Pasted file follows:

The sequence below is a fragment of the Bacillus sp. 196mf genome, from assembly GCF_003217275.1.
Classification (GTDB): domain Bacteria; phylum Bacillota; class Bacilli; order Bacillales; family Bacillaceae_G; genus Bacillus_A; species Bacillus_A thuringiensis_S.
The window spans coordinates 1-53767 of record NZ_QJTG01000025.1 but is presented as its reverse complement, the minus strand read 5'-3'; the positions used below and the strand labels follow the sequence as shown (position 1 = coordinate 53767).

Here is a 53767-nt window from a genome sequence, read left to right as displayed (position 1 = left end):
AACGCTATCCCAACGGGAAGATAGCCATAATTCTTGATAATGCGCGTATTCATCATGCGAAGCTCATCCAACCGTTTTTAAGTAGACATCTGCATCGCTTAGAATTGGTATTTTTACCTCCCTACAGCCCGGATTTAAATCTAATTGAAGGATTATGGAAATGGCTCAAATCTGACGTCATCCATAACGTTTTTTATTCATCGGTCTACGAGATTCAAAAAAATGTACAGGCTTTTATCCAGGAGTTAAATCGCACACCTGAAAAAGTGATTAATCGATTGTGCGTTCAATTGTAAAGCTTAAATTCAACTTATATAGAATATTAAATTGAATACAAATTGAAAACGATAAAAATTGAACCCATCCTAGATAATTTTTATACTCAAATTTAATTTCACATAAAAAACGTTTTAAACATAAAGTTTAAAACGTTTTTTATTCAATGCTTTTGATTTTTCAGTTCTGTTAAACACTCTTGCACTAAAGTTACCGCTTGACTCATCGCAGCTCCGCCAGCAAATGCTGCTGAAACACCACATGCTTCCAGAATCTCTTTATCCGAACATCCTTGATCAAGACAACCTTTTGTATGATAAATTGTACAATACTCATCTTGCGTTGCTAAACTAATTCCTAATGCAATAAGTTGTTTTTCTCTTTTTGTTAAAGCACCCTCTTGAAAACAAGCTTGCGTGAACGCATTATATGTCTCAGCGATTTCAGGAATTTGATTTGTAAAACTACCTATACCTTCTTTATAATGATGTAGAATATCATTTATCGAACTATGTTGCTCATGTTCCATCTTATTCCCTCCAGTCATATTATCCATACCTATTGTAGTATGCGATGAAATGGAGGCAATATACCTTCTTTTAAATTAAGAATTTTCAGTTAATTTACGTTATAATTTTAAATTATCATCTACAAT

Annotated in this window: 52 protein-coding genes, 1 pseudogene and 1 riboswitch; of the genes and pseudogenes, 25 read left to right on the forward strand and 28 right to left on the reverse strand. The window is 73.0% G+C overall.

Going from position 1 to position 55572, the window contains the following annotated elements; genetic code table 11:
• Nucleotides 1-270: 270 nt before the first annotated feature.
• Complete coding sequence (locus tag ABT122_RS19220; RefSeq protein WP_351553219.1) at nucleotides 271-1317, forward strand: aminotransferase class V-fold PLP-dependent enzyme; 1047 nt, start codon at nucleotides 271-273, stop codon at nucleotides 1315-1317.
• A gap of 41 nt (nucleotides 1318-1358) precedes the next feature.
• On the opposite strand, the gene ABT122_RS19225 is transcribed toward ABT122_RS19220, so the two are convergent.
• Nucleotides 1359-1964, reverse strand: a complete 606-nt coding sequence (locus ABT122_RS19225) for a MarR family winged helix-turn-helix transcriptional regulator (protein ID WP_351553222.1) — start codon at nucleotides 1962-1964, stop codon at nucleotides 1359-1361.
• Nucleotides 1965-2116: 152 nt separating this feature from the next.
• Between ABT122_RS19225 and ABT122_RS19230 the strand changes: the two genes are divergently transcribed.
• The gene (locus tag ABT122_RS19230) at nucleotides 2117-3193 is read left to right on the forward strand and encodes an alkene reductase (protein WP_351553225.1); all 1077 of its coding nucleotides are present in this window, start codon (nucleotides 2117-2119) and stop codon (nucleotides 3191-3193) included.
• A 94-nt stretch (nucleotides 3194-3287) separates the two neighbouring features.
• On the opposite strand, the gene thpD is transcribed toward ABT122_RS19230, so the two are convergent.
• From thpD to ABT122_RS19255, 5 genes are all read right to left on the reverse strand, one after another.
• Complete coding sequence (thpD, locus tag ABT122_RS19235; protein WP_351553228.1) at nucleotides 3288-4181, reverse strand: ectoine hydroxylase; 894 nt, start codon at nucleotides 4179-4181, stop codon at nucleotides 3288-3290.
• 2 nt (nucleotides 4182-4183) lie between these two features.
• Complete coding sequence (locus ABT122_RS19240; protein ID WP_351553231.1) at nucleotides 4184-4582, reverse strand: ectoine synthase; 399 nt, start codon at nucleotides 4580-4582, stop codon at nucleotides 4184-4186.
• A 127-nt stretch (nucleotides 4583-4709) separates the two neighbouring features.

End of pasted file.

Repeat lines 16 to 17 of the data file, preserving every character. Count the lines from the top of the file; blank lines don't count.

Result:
• A 94-nt stretch (nucleotides 3194-3287) separates the two neighbouring features.
• On the opposite strand, the gene thpD is transcribed toward ABT122_RS19230, so the two are convergent.